Research Findings Don't Sell Themselves
To the Editor:
Regarding your article "What Is (and Isn't) Research?" in your recent special report on education research ("The State of Research: New Priorities, Focus Sought for Research," June 23, 1999): Have results from research ever "sold" themselves? The devil's in the dissemination and acceptability, and as long as consumers of research deny results that contradict their beliefs, as easily as saying "I don't believe in gravity," the paradigm will continue.
Perhaps education research would be better served by looking at a preponderance of evidence and the move toward practitioner accountability to help in the meaningful application of findings.
Delaware Department of Education
School Safety Debate Misses the Mark
To the Editor:
I find it ironic that the concept of school security continues to be framed by some within the education community--as reported in two articles in your June 23, 1999, issue, for example--to equate school security to "prisons" or "armed camps" ("In Schools, a Sigh of Relief as Tense Spring Draws to a Close"; "S.F. Board Reconsiders New Policy on Police"). These perceptions not only illustrate a lack of understanding of what professional school security actually is about, but also show that we have a long way to go before our schools will truly reduce security risks and improve safety.
Following my recent testimony before a U.S. Senate committee, several media representatives and other officials quickly framed the issue as "prevention or tighter security." Not only did they apparently miss my message, but they again raised my decade-long question of why we must have an "either-or" approach to school safety. Why can't it be "prevention and tighter security"?
Reactions to the school tragedies of the past two years also tell us that many people continue to equate school security inaccurately with big-ticket equipment and heavy manpower in our school halls. While these items may appropriately be a part of the puzzle in some districts, professional security programs focus on enforcement of security-related policies and procedures; training of all staff members on security threats and strategies; completion of professional security assessments and implementation of their recommendations; and development and testing of crisis-preparedness guidelines.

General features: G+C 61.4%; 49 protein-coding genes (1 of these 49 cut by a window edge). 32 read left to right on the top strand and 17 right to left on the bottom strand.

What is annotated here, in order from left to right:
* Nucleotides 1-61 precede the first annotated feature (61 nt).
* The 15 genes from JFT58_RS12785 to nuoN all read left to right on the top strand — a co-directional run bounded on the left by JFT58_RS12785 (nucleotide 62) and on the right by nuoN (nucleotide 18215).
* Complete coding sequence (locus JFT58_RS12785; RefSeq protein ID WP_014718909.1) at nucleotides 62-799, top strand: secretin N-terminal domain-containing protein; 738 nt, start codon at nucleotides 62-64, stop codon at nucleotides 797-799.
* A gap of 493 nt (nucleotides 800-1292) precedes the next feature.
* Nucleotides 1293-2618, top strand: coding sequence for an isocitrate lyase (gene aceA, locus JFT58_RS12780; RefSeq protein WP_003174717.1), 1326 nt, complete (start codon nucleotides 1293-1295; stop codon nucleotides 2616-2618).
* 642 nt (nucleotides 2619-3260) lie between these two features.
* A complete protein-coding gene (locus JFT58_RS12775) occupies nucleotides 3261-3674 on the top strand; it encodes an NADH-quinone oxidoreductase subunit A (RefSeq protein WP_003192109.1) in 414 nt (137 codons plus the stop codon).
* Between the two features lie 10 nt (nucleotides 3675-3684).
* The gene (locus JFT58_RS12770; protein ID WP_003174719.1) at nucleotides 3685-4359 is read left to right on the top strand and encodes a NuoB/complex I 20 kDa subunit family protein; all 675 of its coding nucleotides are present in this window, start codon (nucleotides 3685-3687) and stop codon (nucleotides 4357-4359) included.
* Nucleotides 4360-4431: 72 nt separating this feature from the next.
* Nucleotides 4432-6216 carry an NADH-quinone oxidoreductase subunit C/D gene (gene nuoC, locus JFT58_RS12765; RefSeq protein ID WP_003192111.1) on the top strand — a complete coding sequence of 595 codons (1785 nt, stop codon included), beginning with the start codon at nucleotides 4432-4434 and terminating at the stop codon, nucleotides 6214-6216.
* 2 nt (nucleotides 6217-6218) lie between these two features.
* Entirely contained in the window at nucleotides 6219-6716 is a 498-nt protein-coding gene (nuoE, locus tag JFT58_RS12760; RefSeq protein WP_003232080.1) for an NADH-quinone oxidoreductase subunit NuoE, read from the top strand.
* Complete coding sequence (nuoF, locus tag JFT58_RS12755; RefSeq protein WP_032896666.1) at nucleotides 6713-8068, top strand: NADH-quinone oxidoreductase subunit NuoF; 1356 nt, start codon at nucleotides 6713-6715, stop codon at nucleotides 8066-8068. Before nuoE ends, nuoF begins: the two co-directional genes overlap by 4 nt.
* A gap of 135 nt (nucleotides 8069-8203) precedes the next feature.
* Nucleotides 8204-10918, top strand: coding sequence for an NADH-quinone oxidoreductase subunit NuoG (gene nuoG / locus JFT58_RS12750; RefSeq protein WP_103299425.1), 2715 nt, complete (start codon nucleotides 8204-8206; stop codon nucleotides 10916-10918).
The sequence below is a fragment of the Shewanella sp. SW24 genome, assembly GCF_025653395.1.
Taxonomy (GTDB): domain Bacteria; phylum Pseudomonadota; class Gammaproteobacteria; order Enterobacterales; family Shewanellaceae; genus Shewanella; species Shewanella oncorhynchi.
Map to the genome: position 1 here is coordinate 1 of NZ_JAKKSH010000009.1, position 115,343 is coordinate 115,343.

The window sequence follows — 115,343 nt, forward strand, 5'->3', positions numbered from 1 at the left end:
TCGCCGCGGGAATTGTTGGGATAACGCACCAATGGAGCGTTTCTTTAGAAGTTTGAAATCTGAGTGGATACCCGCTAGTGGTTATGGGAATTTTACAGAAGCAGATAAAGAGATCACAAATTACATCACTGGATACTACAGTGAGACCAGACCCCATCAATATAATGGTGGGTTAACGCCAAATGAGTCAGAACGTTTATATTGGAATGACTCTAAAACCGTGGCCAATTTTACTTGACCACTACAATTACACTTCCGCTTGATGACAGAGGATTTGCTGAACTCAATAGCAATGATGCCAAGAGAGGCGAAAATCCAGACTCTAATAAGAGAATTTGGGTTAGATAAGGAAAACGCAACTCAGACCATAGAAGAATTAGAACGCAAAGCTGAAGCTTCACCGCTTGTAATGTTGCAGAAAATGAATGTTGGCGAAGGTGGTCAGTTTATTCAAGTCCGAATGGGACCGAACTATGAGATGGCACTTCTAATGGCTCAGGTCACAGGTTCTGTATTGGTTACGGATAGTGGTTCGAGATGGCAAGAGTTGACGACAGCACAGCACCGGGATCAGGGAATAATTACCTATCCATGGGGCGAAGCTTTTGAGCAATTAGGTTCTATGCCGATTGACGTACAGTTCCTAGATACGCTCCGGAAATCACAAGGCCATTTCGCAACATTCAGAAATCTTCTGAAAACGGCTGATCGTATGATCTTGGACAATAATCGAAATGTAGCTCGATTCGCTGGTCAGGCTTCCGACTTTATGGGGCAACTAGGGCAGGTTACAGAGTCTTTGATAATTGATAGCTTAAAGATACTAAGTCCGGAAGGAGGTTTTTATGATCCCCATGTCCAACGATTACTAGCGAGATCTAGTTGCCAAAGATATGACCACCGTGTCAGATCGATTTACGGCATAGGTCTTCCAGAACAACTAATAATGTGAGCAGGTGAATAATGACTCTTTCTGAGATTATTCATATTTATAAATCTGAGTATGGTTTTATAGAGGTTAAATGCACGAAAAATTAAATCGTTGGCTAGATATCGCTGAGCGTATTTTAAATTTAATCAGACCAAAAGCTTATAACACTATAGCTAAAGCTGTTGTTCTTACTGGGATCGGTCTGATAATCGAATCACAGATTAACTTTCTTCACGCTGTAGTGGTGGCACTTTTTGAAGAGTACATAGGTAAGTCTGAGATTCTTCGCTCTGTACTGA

Threats to the security of our schools will likely continue and, unfortunately, we will not be able to prevent every single incident. The question, however, will focus on what steps we have taken to reduce the risks. Ridiculous measures such as those in San Francisco, where the board wants school police officers disarmed and only administrators to be allowed to call the police, are as counterproductive as some of the knee-jerk, overreactive steps seen elsewhere.
If our legislators and top administrators are sincere about improving school safety as we have heard in recent months, perhaps the best place to begin would be to practice what we preach: education. Let's start by educating these individuals and others within, and outside of, the education community as to what professional school security really means and how such programs can be implemented in a balanced, rational manner with other related curriculum, discipline, prevention, and intervention programs. Maybe then, and only then, will we really see a difference.
Kenneth S. Trump
President and CEO
National School Safety and Security Services
Big-City Success With After-School Time
To the Editor:
Our thanks to you for highlighting just how difficult it is to ensure that children have safe places to go to after school in their communities, with caring, competent adults and challenging activities ("Report: After-School Programs Not All They Could Be," June 2, 1999). The National Institute on Out-of-School Time has been working to support programs in our emerging field for 20 years, and we are more optimistic than we have ever been that our programs will get the support they need to meet the potential these hours hold for children.